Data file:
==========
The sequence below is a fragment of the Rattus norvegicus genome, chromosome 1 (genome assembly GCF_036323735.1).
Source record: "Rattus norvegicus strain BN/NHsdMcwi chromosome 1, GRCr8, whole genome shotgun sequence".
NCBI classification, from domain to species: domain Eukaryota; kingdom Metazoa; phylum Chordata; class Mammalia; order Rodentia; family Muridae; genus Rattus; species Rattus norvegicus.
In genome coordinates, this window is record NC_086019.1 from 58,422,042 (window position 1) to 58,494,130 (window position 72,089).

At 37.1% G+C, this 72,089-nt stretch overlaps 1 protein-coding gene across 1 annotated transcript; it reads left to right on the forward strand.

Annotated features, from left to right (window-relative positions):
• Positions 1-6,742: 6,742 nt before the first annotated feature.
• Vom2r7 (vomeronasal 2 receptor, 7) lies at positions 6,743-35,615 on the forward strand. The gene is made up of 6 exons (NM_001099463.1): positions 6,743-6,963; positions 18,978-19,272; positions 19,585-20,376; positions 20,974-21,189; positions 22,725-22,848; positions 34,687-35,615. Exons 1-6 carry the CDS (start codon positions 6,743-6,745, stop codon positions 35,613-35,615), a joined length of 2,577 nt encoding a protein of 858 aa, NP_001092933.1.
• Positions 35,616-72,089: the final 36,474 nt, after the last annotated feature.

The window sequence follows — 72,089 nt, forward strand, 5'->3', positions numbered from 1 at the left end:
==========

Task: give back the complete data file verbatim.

The sequence below is a fragment of the Rattus norvegicus genome, chromosome 1 (genome assembly GCF_036323735.1).
Source record: "Rattus norvegicus strain BN/NHsdMcwi chromosome 1, GRCr8, whole genome shotgun sequence".
NCBI classification, from domain to species: domain Eukaryota; kingdom Metazoa; phylum Chordata; class Mammalia; order Rodentia; family Muridae; genus Rattus; species Rattus norvegicus.
In genome coordinates, this window is record NC_086019.1 from 58,422,042 (window position 1) to 58,494,130 (window position 72,089).

At 37.1% G+C, this 72,089-nt stretch overlaps 1 protein-coding gene across 1 annotated transcript; it reads left to right on the forward strand.

Annotated features, from left to right (window-relative positions):
• Positions 1-6,742: 6,742 nt before the first annotated feature.
• Vom2r7 (vomeronasal 2 receptor, 7) lies at positions 6,743-35,615 on the forward strand. The gene is made up of 6 exons (NM_001099463.1): positions 6,743-6,963; positions 18,978-19,272; positions 19,585-20,376; positions 20,974-21,189; positions 22,725-22,848; positions 34,687-35,615. Exons 1-6 carry the CDS (start codon positions 6,743-6,745, stop codon positions 35,613-35,615), a joined length of 2,577 nt encoding a protein of 858 aa, NP_001092933.1.
• Positions 35,616-72,089: the final 36,474 nt, after the last annotated feature.

The window sequence follows — 72,089 nt, forward strand, 5'->3', positions numbered from 1 at the left end: